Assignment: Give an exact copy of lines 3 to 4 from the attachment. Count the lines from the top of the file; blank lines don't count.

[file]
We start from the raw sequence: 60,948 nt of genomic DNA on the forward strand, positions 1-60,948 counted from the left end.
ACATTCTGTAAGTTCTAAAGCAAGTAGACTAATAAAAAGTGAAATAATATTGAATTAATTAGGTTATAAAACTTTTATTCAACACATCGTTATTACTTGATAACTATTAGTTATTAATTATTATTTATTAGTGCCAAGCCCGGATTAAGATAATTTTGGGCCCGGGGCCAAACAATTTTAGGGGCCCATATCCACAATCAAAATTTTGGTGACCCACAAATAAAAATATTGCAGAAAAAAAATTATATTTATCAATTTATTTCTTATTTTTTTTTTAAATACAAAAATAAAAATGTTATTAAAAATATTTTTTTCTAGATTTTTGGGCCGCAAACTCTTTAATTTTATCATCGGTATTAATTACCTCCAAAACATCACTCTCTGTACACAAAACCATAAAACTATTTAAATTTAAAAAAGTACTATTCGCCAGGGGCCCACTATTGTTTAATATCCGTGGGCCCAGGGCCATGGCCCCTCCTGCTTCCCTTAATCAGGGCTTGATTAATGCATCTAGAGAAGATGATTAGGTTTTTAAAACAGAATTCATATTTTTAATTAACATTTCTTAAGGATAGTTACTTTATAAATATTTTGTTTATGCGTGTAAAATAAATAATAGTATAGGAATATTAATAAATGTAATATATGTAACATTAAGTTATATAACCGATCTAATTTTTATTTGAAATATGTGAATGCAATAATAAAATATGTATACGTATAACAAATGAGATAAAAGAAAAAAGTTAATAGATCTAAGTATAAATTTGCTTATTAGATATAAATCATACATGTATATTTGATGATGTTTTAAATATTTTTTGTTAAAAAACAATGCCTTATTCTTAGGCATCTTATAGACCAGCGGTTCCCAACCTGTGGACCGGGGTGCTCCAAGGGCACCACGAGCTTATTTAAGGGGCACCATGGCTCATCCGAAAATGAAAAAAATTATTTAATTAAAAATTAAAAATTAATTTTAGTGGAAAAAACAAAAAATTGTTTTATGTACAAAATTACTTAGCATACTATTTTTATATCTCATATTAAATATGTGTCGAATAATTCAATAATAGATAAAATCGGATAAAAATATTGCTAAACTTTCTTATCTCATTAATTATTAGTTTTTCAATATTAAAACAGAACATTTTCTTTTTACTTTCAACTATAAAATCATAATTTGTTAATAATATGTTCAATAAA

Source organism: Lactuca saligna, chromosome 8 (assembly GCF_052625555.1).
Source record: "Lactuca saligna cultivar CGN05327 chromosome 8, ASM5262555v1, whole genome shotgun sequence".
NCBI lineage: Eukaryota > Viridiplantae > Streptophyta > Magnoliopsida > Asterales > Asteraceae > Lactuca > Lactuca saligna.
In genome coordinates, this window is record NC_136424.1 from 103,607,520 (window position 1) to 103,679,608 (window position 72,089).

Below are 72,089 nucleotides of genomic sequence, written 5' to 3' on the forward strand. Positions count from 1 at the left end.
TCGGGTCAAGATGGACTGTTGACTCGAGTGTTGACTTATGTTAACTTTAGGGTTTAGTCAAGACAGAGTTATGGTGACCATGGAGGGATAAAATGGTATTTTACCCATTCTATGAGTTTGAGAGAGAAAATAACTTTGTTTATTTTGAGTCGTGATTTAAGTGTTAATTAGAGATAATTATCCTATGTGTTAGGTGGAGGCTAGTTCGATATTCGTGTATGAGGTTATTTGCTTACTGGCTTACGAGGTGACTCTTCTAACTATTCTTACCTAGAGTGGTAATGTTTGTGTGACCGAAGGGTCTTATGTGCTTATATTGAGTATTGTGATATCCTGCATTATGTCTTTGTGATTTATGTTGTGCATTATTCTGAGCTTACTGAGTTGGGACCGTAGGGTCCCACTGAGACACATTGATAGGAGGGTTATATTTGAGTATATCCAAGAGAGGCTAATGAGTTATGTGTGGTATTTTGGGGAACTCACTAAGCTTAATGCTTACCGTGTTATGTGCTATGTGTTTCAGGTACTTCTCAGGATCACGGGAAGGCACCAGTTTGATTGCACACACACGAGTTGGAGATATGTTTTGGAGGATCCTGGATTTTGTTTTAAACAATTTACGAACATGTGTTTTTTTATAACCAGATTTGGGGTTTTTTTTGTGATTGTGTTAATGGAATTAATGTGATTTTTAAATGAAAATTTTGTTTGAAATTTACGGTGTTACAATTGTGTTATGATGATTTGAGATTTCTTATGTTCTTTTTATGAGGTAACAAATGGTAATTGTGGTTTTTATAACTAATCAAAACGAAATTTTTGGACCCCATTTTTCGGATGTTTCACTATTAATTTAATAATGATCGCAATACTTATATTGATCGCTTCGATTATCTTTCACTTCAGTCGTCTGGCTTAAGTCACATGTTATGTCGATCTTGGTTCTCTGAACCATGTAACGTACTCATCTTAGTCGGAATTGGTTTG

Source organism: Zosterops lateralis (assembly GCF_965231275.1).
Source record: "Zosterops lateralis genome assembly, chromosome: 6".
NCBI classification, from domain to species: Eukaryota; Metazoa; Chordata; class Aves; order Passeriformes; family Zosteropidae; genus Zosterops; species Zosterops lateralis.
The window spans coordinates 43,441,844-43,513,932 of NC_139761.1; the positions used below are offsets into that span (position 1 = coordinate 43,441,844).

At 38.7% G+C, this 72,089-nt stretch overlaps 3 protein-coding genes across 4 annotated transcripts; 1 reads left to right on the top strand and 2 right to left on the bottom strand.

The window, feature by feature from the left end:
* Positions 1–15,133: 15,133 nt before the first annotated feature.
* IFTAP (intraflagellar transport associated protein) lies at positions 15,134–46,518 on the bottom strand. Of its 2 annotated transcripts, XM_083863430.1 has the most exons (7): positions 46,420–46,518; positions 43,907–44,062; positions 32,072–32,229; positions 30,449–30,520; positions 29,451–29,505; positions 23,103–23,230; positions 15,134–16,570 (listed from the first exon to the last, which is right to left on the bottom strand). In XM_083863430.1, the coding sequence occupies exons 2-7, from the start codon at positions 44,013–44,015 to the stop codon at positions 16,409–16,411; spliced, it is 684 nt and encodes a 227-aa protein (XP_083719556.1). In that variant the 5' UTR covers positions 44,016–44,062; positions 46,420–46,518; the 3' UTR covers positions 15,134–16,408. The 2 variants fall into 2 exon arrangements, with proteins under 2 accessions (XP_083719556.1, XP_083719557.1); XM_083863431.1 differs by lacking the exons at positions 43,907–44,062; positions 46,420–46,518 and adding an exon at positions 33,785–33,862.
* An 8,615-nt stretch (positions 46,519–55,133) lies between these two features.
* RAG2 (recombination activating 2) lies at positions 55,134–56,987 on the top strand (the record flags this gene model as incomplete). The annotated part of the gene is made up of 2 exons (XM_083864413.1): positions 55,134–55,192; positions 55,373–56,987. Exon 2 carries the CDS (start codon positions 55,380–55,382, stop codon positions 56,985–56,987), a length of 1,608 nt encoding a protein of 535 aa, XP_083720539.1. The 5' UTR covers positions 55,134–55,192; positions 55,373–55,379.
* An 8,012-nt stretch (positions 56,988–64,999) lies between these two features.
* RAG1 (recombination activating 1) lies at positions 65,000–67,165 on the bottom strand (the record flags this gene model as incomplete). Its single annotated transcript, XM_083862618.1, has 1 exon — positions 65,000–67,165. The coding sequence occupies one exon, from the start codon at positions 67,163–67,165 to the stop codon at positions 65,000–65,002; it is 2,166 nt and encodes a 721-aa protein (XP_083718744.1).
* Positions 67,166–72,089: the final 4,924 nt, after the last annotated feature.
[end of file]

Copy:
Source organism: Lactuca saligna, chromosome 8 (assembly GCF_052625555.1).
Source record: "Lactuca saligna cultivar CGN05327 chromosome 8, ASM5262555v1, whole genome shotgun sequence".